The biggest flaw I’ve seen so far, however, is that due to a lack of discovery in the interface, the level to which a user can participate depends entirely on the audience they bring to it from the outside.

Known personalities like Diaz, Holmes and Agee receive plenty of queries, but that volume isn’t exchanged in return — those without fanbases may struggle to get even one or two questions. That’s the Catch-22 to VYou — if no one asks you questions, then you have no videos on your profile. With no videos on your profile, you have minimal opportunity to show others why they should ask you a question. It’s a distinctly chicken-and-the-egg dilemma, and one that keeps many users from getting the full experience.

And this frustration shows — on a number of profiles, I saw prolific VYou users get asked how other people might receive questions — something which kinda stumped Free Enterprise director Robert Meyer Burnett.

However, VYou is definitely finding its audience: In less than a month, it’s approaching 4,500 users and received over one million video views, if you include waiting and no response plays. Pure response videos currently tally in the range of 800,000 views, and a VYou representative believes that they’ll break the million views marker there in a matter of weeks.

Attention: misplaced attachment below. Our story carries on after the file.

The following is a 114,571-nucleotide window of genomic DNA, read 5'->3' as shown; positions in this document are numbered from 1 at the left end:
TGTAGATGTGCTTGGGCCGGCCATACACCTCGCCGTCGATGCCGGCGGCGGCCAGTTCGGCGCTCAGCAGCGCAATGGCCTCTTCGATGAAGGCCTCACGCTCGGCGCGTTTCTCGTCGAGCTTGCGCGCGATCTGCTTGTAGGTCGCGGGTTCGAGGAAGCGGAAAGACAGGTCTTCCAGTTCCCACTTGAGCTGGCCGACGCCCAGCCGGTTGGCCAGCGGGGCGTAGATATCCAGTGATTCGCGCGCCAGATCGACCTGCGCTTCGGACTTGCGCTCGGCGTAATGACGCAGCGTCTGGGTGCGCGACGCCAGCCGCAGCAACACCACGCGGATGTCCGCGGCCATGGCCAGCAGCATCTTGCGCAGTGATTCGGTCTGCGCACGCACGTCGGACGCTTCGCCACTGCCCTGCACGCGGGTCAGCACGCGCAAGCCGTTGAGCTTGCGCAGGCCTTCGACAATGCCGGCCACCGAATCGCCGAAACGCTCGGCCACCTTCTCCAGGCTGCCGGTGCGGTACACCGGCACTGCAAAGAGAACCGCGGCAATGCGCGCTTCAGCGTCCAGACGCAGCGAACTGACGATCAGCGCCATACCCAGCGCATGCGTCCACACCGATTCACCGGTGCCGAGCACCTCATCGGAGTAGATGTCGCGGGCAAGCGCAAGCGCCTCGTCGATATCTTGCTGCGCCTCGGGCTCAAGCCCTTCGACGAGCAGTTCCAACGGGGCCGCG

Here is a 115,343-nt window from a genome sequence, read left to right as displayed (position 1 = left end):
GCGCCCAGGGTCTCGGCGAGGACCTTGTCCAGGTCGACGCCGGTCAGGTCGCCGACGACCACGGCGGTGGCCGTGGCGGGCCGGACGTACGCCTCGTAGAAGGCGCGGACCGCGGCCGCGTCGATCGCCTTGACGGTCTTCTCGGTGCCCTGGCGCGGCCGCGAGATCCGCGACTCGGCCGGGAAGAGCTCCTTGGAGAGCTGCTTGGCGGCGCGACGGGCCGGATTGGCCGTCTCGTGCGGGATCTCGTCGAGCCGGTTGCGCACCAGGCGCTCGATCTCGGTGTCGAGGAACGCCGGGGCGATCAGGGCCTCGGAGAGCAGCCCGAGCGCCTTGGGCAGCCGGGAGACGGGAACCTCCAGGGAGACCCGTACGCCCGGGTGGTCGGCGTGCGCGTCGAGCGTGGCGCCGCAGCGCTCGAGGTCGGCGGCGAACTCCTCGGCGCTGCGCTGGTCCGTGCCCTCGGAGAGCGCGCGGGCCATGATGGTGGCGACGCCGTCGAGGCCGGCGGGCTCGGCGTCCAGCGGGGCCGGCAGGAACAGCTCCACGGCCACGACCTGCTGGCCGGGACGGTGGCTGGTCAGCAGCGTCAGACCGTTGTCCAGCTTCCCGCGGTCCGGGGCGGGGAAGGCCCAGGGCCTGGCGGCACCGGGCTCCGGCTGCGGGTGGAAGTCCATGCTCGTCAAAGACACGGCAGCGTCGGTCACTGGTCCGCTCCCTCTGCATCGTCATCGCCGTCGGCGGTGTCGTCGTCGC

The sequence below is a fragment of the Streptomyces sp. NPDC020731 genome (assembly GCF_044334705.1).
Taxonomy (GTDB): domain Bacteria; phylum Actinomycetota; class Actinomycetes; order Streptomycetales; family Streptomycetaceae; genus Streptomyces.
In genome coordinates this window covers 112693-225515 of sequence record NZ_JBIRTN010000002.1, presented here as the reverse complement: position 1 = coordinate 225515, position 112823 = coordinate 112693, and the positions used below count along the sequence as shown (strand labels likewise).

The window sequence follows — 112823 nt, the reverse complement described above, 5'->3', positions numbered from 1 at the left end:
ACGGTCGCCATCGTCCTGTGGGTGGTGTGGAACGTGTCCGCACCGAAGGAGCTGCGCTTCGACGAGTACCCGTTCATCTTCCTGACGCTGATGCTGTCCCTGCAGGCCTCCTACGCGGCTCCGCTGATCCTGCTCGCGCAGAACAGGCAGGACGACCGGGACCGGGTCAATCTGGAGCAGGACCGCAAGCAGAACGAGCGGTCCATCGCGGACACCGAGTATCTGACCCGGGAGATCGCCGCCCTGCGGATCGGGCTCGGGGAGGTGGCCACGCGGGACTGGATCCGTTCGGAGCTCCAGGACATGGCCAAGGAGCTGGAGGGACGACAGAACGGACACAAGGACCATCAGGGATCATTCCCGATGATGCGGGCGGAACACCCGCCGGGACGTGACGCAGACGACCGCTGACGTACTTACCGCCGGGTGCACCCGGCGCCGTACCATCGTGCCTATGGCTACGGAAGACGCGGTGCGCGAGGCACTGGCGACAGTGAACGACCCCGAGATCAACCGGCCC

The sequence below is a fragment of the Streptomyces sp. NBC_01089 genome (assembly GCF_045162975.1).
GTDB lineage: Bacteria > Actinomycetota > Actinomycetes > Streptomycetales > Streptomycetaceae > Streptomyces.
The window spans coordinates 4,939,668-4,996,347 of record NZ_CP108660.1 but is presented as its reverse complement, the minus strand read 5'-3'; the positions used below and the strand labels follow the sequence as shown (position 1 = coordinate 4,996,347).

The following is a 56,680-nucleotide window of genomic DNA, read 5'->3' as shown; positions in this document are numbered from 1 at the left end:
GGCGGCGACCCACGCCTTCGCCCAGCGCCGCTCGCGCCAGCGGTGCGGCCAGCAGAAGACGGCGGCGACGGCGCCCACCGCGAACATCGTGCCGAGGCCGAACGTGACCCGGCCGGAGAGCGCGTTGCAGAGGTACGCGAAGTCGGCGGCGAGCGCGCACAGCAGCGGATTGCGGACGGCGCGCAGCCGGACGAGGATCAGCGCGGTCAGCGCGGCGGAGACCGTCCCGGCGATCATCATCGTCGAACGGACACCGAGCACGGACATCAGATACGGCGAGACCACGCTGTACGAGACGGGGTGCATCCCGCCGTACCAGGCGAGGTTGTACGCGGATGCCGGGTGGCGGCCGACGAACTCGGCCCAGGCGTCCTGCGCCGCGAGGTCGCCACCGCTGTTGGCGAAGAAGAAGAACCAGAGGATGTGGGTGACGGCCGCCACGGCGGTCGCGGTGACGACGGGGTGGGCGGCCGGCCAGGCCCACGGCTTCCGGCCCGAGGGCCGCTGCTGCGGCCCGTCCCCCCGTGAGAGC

So VYou is currently very much a beta product. But with more incentives to keep users engaged — such as a recently announced Harry Potter contest — and more efforts made to improve discoverability, like a recommendation engine or standard questions that anyone can answer to build out their profile — it’s easy to see how the site could blossom into a vibrant question-asking community.

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  1. What shall I draw Tuesday, November 30, 2010

    re: “With no videos on your profile, you have minimal opportunity to show others why they should ask you a question…. one that keeps many users from getting the full experience”

    I can think of a few things. First, people who are bringing little to no audience with them need to start by participating in the asking process. An intriguing waiting video and description helps. I also think VYou can help get the ball rolling by asking a general question daily to all users, who then can respond, then VYou can allow people to click on those who have answered the question. You would be able discover all different kinds of people. I do know there are a number of features they have yet to unveil, this may be one of them, who knows. I have been using the site since the beginning of Nov and I had no following. I can attribute a lot of the followers I have received to VYou featuring me, so I think aside from whatever creative ways you can come up with to get noticed, the folks at VYou hold the key to creating more ways of discovery. BTW, I’m having a blast!